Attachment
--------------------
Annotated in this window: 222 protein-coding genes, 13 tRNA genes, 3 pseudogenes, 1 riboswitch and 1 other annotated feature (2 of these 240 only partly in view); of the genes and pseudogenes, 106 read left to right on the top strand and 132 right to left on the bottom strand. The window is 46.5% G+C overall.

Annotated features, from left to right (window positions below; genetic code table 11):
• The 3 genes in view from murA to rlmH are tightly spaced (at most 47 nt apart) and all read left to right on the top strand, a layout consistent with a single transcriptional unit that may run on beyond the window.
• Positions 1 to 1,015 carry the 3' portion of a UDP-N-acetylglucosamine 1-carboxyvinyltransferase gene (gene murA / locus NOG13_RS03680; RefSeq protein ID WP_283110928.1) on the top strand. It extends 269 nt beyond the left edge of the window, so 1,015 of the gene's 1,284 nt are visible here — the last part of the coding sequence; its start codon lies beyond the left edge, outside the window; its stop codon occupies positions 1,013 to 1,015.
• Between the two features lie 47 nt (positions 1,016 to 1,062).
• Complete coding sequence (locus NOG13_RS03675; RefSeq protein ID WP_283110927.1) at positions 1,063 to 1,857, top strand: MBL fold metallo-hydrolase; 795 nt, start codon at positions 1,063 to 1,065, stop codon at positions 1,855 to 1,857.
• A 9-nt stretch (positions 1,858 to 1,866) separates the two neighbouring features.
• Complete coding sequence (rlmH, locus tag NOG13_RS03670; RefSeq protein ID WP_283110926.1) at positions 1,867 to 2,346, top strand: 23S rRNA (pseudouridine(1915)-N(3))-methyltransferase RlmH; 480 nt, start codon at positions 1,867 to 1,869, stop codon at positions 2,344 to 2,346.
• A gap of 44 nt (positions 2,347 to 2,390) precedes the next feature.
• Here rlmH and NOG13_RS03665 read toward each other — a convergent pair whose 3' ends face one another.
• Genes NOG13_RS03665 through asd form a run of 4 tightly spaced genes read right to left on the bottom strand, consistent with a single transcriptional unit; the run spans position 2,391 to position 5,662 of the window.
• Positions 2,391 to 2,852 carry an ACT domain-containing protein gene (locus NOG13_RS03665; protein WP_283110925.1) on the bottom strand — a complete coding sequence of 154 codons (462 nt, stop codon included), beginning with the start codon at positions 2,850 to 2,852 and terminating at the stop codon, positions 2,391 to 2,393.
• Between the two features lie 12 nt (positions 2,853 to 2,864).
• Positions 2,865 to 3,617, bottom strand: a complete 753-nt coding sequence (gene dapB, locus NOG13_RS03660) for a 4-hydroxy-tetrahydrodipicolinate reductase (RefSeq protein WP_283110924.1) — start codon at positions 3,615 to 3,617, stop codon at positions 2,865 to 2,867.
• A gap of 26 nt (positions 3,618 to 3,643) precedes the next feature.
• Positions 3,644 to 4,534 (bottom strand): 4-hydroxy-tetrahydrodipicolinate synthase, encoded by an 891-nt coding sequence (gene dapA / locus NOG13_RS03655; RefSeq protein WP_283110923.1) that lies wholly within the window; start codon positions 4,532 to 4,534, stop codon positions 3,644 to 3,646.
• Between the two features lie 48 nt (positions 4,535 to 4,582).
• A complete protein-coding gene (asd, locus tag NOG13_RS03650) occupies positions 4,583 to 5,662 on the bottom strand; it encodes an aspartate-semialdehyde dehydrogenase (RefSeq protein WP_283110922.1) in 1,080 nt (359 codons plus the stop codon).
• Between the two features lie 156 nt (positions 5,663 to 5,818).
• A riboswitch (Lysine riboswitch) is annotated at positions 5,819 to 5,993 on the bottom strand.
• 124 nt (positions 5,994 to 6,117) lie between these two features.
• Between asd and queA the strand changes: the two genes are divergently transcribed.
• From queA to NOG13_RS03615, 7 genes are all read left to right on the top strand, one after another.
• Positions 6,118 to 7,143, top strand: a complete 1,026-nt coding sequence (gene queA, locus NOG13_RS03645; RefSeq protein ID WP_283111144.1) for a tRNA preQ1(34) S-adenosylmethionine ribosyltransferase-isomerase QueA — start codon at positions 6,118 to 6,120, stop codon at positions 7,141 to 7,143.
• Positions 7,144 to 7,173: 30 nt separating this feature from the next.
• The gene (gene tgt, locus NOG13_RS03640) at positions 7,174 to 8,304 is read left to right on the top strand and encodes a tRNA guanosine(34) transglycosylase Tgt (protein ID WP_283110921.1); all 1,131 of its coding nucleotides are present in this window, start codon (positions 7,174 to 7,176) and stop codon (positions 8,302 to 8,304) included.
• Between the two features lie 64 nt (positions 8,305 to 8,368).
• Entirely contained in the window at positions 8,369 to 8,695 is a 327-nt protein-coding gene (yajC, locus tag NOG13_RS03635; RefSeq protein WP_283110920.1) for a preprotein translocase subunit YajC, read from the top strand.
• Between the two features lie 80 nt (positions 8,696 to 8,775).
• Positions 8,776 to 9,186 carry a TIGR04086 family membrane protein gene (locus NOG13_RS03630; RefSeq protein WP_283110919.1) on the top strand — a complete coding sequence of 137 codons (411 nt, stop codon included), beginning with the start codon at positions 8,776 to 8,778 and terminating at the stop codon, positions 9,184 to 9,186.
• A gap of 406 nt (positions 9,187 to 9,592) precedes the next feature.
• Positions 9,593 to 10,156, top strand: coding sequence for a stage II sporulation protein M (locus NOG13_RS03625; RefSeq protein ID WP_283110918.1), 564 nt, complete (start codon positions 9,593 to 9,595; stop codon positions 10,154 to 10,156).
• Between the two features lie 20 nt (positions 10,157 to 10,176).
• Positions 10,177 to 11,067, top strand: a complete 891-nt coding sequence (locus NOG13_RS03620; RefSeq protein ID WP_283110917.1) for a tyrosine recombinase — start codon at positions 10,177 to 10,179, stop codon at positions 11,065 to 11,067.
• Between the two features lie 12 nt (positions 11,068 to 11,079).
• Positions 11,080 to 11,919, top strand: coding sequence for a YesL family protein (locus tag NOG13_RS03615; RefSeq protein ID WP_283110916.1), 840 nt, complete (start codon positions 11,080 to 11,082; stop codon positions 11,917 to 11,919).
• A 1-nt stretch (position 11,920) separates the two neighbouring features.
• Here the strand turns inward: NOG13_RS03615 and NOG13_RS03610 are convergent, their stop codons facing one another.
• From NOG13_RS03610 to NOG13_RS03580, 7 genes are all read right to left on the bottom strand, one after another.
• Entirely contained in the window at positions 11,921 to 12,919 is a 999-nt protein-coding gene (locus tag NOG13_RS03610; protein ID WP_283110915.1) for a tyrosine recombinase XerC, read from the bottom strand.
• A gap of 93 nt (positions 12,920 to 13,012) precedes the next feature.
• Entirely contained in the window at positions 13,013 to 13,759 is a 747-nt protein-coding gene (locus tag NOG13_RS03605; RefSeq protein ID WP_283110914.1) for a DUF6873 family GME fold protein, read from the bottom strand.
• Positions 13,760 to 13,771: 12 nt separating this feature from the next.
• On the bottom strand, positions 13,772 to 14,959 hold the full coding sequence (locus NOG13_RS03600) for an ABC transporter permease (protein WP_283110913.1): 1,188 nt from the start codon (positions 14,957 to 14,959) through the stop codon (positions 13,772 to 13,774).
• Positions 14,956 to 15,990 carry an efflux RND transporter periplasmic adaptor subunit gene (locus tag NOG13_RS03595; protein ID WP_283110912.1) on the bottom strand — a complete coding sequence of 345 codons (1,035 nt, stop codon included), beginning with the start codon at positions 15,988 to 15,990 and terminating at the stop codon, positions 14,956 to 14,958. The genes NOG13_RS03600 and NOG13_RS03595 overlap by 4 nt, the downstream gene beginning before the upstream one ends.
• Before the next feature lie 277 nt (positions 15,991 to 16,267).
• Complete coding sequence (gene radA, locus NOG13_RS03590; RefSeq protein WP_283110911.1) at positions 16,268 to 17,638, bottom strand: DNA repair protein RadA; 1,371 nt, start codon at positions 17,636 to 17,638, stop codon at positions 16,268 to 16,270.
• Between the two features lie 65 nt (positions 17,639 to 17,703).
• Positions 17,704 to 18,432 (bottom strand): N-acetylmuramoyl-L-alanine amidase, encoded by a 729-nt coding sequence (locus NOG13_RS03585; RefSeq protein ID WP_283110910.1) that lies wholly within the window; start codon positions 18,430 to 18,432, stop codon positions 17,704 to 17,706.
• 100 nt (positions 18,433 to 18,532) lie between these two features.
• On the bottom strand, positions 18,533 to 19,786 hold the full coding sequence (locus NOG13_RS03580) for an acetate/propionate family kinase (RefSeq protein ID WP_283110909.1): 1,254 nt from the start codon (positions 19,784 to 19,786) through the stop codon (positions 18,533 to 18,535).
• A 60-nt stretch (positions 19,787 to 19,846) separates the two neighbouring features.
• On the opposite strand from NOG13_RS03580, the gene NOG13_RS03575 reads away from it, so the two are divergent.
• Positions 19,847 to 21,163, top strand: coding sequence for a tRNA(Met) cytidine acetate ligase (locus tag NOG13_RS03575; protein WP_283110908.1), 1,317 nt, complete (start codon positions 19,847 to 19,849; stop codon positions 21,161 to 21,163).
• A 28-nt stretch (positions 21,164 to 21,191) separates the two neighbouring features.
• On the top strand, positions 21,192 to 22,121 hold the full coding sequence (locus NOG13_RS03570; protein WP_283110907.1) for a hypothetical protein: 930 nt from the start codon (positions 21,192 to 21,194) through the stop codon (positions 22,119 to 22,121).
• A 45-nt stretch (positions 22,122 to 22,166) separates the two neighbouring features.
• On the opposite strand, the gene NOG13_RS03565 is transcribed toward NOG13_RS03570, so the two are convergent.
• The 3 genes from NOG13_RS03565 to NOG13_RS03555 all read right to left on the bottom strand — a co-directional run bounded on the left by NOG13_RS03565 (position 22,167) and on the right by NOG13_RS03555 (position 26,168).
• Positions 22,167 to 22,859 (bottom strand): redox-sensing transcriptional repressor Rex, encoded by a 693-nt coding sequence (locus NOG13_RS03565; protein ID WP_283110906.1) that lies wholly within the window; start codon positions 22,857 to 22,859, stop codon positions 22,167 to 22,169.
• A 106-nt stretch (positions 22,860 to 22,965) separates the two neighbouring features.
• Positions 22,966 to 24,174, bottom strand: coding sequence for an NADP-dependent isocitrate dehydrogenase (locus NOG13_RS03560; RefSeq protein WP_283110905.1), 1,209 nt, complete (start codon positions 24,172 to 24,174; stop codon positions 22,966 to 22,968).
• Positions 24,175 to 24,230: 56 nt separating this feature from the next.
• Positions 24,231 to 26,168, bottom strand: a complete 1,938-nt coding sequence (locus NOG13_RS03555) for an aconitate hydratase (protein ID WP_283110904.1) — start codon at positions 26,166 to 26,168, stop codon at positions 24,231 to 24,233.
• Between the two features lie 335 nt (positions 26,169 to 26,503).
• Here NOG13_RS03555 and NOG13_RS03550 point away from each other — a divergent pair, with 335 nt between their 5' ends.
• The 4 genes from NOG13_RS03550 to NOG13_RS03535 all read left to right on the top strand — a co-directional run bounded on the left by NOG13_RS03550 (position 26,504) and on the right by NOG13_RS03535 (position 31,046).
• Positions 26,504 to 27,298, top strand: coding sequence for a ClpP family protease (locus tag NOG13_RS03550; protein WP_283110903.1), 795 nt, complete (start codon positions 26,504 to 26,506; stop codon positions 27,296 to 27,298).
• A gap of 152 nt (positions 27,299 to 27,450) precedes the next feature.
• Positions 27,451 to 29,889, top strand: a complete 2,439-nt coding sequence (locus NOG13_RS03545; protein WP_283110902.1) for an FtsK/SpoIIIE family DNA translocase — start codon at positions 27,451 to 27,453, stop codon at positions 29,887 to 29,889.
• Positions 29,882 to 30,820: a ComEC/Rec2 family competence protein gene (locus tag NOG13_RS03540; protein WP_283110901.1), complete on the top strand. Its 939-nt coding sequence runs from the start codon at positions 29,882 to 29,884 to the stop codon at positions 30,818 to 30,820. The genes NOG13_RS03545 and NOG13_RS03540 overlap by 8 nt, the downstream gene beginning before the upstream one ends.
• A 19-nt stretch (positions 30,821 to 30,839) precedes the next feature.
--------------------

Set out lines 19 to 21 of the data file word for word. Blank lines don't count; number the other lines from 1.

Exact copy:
• Between the two features lie 156 nt (positions 5,663 to 5,818).
• A riboswitch (Lysine riboswitch) is annotated at positions 5,819 to 5,993 on the bottom strand.
• 124 nt (positions 5,994 to 6,117) lie between these two features.